China completed a 15-year quest yesterday to join the World Trade Organisation (WTO), bringing a market of 1.3 billion people into the global trading system and changing the way Beijing does business with the world.
Ministers of the 142-strong trade body stood and applauded after approving the proposal to admit China, the world's most populous nation and until now a huge missing link in the WTO's membership.
"After 15 years of difficult negotiations, we finally came to this historic moment," China's foreign trade minister Shi Guangsheng said in a speech to fellow ministers meeting in the Gulf state of Qatar for their biennial conference.
Other countries hailed what they called a momentous step.
"I believe that as this century unfolds and people look back on this day, they will conclude that in admitting China to the WTO we took a decisive step in shaping a global economic and commercial system," the US trade representative Robert Zoellick said.
France's finance minister Laurent Fabius added: "We are talking about the WTO. Yet the 'W' without China is not the World. Now it will be."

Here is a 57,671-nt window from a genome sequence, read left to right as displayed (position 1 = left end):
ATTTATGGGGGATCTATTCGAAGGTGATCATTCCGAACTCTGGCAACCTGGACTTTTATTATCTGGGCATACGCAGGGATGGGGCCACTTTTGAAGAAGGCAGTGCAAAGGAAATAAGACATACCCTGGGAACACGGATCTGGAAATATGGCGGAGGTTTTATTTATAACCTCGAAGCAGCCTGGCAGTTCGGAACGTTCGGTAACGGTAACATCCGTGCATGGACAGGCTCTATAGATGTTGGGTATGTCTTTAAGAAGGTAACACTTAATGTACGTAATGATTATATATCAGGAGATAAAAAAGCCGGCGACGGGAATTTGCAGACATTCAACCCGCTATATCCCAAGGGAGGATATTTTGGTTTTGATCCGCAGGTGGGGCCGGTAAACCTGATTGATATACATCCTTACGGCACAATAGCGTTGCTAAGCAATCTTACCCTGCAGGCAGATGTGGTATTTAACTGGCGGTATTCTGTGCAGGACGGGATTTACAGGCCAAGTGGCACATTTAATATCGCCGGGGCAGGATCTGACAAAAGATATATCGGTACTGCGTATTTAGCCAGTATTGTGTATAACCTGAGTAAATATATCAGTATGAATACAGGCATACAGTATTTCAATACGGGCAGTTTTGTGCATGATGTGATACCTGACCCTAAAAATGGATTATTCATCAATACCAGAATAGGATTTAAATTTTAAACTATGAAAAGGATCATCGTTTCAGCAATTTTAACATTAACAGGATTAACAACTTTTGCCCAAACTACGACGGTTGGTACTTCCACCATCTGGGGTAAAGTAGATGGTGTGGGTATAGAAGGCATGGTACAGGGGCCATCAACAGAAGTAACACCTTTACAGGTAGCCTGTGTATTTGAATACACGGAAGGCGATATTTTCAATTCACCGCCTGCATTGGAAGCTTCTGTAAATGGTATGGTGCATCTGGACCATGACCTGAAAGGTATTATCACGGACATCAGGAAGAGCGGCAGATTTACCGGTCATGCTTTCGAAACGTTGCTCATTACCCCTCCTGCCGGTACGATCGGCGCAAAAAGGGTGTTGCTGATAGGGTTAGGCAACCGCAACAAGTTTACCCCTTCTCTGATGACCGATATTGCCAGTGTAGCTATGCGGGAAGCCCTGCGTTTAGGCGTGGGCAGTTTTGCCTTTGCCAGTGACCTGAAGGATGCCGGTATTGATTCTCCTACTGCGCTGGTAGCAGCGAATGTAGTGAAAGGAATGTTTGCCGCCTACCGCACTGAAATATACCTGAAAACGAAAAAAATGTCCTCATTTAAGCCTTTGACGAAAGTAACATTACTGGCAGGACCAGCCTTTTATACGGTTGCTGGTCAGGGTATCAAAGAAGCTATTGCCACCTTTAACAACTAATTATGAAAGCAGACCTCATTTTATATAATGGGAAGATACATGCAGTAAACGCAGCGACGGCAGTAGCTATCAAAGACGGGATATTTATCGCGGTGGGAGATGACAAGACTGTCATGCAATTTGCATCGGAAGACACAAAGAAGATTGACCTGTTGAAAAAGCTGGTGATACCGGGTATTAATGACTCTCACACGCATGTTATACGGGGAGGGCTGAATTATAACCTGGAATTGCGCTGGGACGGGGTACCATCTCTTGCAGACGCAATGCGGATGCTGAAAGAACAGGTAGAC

WTO membership will open more markets for China's rapidly expanding economy but will also expose its overmanned industries to merciless foreign competition as tariffs are lowered and trade barriers gradually torn down. Tens of millions of people could be thrown out of work, risking social upheaval.
The breakthrough came as some of the world's poorest countries yesterday accused rich nations of bullying them into dropping their opposition to plans for unchecked free trade that could damage third world environments.
They claimed that they had been threatened with sanctions, such as cuts in aid payments, or offered bribes to keep them quiet.
Representatives of the poor countries were so nervous about going public with their allegations that they leaked them to the pressure groups and charities that have gathered in the Qatari capital of Doha to lobby for a better deal for them.Reuse content